Today, we have a very special treat. My wonderful, amazing, fabulous, super-smart and brilliant agent, Rachel Brooks of BookEnds Literary Agency (can you tell how highly I think of her?), has agreed to answer some questions. Ever wonder what an agent is thinking? How they go through their queries and decide who to offer representation to? Rachel is here to give you one agent’s impression of this exciting, yet sometimes overwhelming industry that is publishing.
And as you will see, she gives clear, precise answers while I forgot what I was asking in the middle of the question. But being the fabulous mind-reader that she is, she knew exactly what I was trying to ask!
So without further ado, here is the best agent ever, Rachel Brooks!
LLB: Hi Rachel! You first came on my radar because you liked a pitch I did for #PitMad back in 2017. Have you found many clients through online events? Or more through good old-fashioned querying?
RB: 2017…wow, where does the time go? I used to participate in online pitch events frequently, but have stepped back from many of them now (and social media in general). Although I occasionally peek in or colleagues share things if they partake. Some authors find success with contests, others with cold querying agents they’ve researched, and some a mix of both. It’s the same way on the agent side of things with finding clients. Whatever works for the authors and works for the agents, go for it!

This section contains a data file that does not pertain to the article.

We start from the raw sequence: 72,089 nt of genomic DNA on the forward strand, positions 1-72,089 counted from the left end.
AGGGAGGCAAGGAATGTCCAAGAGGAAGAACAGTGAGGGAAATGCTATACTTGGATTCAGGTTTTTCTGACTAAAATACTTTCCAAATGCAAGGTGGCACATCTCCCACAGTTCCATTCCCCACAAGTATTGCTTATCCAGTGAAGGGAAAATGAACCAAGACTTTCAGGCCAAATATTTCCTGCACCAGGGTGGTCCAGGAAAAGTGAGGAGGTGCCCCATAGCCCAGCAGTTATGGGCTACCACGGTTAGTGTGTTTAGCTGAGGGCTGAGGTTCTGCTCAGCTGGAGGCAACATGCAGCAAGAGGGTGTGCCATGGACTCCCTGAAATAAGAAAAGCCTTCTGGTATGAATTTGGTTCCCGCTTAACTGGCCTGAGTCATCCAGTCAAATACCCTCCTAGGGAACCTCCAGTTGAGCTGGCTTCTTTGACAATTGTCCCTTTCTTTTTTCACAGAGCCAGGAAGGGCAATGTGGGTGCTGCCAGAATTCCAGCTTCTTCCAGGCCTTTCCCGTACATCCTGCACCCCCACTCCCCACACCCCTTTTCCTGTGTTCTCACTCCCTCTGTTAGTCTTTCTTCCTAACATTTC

LLB: Do you usually know right away from the first sample pages if you’ll be excited by a project? Or has there been others that didn’t grab you until later?
RB: With most of the books I’ve offered on, I was excited right away. Every now and then there is one where the sample pages that came with the query had a seed—I could see there was something there and maybe the author didn’t start their story in the strongest way—and then request the full to see if it 100% grabs me a few more pages in.
LLB: I signed with you after doing an R & R for you. Can you tell our readers what an R & R is and why you request them?
RB: An R& R (revise and resubmit) is when an agent or editor sees strong potential in a project but it’s not quite where it needs to be in order to offer. They give feedback and if the author wants to undertake those revisions, then they can resubmit the new version for a second chance.
Even if one person invites you to do an R&R, another might offer as is. This could be because of subjectivity in what the person thinks makes the book work for the market. Or maybe the person is asking for such large changes, they want to make sure the author can pull them off, rather than finding out after they are a client that they have very different definitions of “extensive” edits.
With me, I think the author should only undertake the work if they feel that my notes and the revisions would make the book stronger for submitting it to anyone. Because I can’t guarantee I’d offer even after the R&R. There may be substantial work that still needs done, or maybe it’s now clear our editorial visions are not aligning in a major way. The hope, though, is that the author nails it and I offer representation!